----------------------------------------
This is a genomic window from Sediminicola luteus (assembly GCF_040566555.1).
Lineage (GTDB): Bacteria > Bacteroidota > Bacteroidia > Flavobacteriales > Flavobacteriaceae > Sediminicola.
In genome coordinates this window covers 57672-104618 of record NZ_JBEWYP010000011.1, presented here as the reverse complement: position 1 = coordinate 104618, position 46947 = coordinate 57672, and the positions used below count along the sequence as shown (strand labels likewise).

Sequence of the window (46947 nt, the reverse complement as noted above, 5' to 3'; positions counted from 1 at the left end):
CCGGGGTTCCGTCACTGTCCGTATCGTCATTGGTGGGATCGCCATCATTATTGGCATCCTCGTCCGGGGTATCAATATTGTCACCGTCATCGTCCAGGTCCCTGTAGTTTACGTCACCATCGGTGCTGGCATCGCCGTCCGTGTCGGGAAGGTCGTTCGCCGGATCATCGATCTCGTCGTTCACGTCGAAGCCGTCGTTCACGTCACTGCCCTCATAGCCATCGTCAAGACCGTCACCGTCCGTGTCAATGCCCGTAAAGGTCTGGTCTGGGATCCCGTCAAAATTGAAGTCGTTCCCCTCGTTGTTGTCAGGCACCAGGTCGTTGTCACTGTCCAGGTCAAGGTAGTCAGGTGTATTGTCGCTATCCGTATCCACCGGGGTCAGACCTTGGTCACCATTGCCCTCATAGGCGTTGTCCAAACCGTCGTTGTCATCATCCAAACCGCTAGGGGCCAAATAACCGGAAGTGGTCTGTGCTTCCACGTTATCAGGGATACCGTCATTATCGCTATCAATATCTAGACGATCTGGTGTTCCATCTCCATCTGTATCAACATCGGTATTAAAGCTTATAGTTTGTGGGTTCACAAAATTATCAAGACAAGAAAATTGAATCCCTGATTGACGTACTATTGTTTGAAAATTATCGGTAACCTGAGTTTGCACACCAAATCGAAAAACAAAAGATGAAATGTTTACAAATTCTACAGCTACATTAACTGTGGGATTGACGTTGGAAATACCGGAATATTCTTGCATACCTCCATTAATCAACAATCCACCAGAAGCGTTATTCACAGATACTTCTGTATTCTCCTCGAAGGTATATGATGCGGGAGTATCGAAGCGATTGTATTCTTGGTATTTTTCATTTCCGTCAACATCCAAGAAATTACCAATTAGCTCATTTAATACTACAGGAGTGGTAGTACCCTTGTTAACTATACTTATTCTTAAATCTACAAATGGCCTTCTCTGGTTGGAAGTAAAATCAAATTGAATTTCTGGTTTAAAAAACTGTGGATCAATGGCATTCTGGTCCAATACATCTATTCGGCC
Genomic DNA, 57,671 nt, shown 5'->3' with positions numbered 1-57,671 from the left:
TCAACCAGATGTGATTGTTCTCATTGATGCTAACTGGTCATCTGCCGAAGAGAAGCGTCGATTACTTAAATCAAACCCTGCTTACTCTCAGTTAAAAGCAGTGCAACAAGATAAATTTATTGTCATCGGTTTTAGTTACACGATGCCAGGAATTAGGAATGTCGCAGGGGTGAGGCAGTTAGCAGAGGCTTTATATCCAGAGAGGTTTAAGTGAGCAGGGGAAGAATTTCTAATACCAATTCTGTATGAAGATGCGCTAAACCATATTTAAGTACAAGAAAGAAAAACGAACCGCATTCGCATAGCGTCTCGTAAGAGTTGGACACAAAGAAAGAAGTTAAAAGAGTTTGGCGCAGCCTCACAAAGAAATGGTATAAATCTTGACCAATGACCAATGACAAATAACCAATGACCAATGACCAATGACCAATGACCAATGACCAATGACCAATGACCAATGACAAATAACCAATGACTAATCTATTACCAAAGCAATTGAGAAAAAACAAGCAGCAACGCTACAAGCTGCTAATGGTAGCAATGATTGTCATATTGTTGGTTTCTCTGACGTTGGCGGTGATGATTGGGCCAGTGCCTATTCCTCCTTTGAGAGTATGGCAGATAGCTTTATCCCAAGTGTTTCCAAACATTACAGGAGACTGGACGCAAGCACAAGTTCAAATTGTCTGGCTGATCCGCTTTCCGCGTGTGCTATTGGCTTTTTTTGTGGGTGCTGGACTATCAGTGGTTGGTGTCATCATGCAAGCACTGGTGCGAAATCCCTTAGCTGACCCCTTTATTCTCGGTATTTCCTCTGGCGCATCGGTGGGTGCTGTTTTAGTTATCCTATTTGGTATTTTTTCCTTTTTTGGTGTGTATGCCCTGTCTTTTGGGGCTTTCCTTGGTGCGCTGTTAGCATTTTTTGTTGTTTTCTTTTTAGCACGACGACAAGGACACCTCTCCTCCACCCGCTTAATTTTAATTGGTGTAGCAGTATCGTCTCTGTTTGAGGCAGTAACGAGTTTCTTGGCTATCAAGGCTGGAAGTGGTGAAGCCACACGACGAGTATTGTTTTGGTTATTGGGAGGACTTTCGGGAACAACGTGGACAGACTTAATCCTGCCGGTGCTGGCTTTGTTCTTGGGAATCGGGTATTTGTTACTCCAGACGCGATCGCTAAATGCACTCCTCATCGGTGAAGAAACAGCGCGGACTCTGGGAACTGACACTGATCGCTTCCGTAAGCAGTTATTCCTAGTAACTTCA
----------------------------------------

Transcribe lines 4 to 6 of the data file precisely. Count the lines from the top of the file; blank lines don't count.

Sequence of the window (46947 nt, the reverse complement as noted above, 5' to 3'; positions counted from 1 at the left end):
CCGGGGTTCCGTCACTGTCCGTATCGTCATTGGTGGGATCGCCATCATTATTGGCATCCTCGTCCGGGGTATCAATATTGTCACCGTCATCGTCCAGGTCCCTGTAGTTTACGTCACCATCGGTGCTGGCATCGCCGTCCGTGTCGGGAAGGTCGTTCGCCGGATCATCGATCTCGTCGTTCACGTCGAAGCCGTCGTTCACGTCACTGCCCTCATAGCCATCGTCAAGACCGTCACCGTCCGTGTCAATGCCCGTAAAGGTCTGGTCTGGGATCCCGTCAAAATTGAAGTCGTTCCCCTCGTTGTTGTCAGGCACCAGGTCGTTGTCACTGTCCAGGTCAAGGTAGTCAGGTGTATTGTCGCTATCCGTATCCACCGGGGTCAGACCTTGGTCACCATTGCCCTCATAGGCGTTGTCCAAACCGTCGTTGTCATCATCCAAACCGCTAGGGGCCAAATAACCGGAAGTGGTCTGTGCTTCCACGTTATCAGGGATACCGTCATTATCGCTATCAATATCTAGACGATCTGGTGTTCCATCTCCATCTGTATCAACATCGGTATTAAAGCTTATAGTTTGTGGGTTCACAAAATTATCAAGACAAGAAAATTGAATCCCTGATTGACGTACTATTGTTTGAAAATTATCGGTAACCTGAGTTTGCACACCAAATCGAAAAACAAAAGATGAAATGTTTACAAATTCTACAGCTACATTAACTGTGGGATTGACGTTGGAAATACCGGAATATTCTTGCATACCTCCATTAATCAACAATCCACCAGAAGCGTTATTCACAGATACTTCTGTATTCTCCTCGAAGGTATATGATGCGGGAGTATCGAAGCGATTGTATTCTTGGTATTTTTCATTTCCGTCAACATCCAAGAAATTACCAATTAGCTCATTTAATACTACAGGAGTGGTAGTACCCTTGTTAACTATACTTATTCTTAAATCTACAAATGGCCTTCTCTGGTTGGAAGTAAAATCAAATTGAATTTCTGGTTTAAAAAACTGTGGATCAATGGCATTCTGGTCCAATACATCTATTCGGCC
Genomic DNA, 57,671 nt, shown 5'->3' with positions numbered 1-57,671 from the left: